The Suffering World blog has an excellent article on the place of Latin in the Catholic Church:
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It matters whether we are talking about liturgy or other matters. We tend to think of the liturgy in such questions, but Latin is the official administrative language of the Church, but in reality day-to-day business in the Curia is conducted in Italian. So why publish documents in Latin? I think the point must be one of universality – the Church is Catholic, and so although it is perfectly possible to produce localised versions of all Church documents, it is crucial to have a normative and culture free type from which translations can be made. ‘Culture free’ will raise eyebrows, since many critics of Latin in the Church see it as too Euro-centric. Yet what seems important to me is that Latin is today more culturally independent than any other language in use, by virtue of its being a ‘dead’ language. Even koine Greek is so similar to modern Greek, and bears such a line of historical continuum with the current language, that it does not have the independent quality of Latin.
Moreover, the shift to Latin from Greek, contrary to popular opinion, was not a matter of intelligibility, at least as I understand it. From what I’ve read on the subject it is more a matter of that as the Church became identified with the Roman empire, it was a matter of convenience to subsume the legalese of the empire. This makes sense, as by this process the Church became linguistically catholic as well as theologically! This does not make it comparable to a proposed shift to the vernacular (or the actual one in the liturgy) which is often argued for on the grounds of intelligibility. One must take into account such factors as the importance Latin was afforded in terms of citizenship: just as the empire brought new citizens into allegiance with Rome linguistically, there seems to be case for saying that the Church does the same. Put another way, we go to Rome in terms of a cultural/linguistic shift, Rome should not have to come to us.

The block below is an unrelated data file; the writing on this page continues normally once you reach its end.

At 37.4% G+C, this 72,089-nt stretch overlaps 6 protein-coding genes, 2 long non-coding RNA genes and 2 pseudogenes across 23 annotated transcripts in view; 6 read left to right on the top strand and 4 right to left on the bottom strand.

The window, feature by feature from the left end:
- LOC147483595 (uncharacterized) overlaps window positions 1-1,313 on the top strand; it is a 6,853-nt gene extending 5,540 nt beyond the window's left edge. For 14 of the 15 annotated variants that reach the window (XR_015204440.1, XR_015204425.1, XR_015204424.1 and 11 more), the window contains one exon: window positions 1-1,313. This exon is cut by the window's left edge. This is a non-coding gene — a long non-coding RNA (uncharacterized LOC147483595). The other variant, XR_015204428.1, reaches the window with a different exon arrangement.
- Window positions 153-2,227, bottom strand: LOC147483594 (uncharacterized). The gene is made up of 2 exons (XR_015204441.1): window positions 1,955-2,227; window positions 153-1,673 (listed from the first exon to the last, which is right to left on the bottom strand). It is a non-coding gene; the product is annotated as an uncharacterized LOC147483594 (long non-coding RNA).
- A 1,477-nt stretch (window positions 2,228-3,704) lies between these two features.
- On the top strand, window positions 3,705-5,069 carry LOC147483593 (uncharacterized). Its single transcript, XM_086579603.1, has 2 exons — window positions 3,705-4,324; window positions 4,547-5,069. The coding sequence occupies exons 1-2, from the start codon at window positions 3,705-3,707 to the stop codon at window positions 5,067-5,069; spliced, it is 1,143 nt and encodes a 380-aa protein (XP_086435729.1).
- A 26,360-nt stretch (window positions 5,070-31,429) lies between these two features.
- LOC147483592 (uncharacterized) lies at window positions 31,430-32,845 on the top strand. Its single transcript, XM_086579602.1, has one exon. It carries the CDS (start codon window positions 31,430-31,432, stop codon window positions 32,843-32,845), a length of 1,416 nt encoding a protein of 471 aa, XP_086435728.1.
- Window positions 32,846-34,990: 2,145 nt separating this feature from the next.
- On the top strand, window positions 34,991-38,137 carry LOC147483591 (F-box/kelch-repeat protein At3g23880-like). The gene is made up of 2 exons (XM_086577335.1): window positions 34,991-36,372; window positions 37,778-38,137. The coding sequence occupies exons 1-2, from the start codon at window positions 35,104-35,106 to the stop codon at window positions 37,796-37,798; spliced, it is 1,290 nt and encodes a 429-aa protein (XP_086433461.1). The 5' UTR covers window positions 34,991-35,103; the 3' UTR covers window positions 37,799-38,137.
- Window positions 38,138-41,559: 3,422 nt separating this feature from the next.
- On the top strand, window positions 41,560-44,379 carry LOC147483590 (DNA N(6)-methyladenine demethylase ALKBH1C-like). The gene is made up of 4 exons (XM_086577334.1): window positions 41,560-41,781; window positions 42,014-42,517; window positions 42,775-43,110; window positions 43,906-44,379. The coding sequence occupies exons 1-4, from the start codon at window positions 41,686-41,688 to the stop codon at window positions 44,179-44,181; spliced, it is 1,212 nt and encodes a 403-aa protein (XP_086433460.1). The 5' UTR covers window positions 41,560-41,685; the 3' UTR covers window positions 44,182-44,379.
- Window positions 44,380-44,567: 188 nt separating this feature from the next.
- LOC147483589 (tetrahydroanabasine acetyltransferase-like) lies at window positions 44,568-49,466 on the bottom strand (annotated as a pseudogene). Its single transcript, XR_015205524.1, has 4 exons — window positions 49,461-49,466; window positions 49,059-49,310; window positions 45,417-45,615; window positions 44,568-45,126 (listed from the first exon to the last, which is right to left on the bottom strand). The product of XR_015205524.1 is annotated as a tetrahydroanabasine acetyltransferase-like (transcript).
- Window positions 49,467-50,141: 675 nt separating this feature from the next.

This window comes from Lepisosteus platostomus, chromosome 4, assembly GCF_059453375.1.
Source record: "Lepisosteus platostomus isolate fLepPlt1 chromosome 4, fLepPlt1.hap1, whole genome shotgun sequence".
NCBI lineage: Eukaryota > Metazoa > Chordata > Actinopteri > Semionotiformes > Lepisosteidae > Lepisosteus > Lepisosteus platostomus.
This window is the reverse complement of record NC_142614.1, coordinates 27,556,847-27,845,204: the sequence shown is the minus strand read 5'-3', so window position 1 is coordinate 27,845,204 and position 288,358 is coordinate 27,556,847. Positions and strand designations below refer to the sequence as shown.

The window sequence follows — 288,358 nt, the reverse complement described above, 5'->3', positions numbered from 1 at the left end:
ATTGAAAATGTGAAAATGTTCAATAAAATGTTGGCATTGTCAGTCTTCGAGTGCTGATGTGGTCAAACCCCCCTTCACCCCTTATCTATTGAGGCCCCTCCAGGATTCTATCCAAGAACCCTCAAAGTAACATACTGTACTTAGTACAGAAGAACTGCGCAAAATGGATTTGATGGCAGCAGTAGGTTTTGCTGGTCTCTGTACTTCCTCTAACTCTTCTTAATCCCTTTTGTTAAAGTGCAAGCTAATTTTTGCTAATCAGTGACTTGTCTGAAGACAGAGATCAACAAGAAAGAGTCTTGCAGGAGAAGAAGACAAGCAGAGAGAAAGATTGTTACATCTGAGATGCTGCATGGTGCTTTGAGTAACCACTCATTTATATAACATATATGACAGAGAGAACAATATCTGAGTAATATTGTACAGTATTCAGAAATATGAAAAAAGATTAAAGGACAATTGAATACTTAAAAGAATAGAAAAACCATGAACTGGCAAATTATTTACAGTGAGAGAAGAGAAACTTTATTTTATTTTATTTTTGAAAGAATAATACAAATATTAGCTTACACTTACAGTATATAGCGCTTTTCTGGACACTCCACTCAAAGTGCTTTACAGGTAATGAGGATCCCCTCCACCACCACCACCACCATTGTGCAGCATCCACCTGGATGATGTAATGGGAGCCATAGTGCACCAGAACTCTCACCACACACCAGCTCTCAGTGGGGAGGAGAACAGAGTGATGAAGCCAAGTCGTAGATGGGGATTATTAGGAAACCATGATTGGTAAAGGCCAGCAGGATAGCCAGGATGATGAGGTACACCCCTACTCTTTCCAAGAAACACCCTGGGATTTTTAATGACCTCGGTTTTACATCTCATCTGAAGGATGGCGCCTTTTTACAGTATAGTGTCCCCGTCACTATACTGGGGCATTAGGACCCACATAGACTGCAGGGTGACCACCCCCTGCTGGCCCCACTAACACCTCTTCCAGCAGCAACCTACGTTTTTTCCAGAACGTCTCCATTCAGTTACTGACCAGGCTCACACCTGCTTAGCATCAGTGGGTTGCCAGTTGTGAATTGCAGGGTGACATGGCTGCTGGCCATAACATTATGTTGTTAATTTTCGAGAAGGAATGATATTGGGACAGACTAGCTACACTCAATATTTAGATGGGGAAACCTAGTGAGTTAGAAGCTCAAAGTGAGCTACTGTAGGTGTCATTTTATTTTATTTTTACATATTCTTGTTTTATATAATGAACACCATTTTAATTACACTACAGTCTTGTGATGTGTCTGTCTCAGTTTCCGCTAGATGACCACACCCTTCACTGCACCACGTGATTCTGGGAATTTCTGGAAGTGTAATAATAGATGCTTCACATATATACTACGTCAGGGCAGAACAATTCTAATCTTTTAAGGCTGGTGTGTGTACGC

I think these same arguments extend naturally enough to the liturgy. I have said before that I am broadly in favour of, say, the readings being offered in the vernacular at some point in the liturgy, because although it is not the function to provide a ‘Bible-study’ class to the congregation, no one can convince me it is a bad thing for us all to have the chance to mull over the texts at the time. Translations in hand-outs can do the same job, but that gets expensive.
But on a practical level, as Fr Ray said in a recent post, it does of course help for international migrants to know that they can go to Mass anywhere in the world, and it will be the same. So we return to the catholicity of the Church’s outward appearance -these things matter.
When the ‘centralised’ language is lost, local cultural variations (which will always exist anyway, it’s human nature and not necessarily bad in itself) are allowed to come more to the fore; and we risk splinter-churches. The mess we’ve been having with ICEL translations is a classic case of bad motivations driving a shift in theological sensibilities: and so we end up with a horrible rupture theology and bad catechesis dominating the English-speaking Church.
In any case, historically speaking, the Mass that we celebrate in the Western Church is characterised far more by the input of the Roman (Latin) culture; and as I have blogged about before, this does not represent what someone once decided made a suitable translation of an existing Greek form of the liturgy (though no doubt that also took place), but rather a composite of various prayers put together over a period of time and ossified at Trent. The Latin of the liturgy is not a real language that belongs to any one epoch, but is an encapsulation of the Church’s tradition and development. It is, in other words, a potent symbol of what Catholicism is.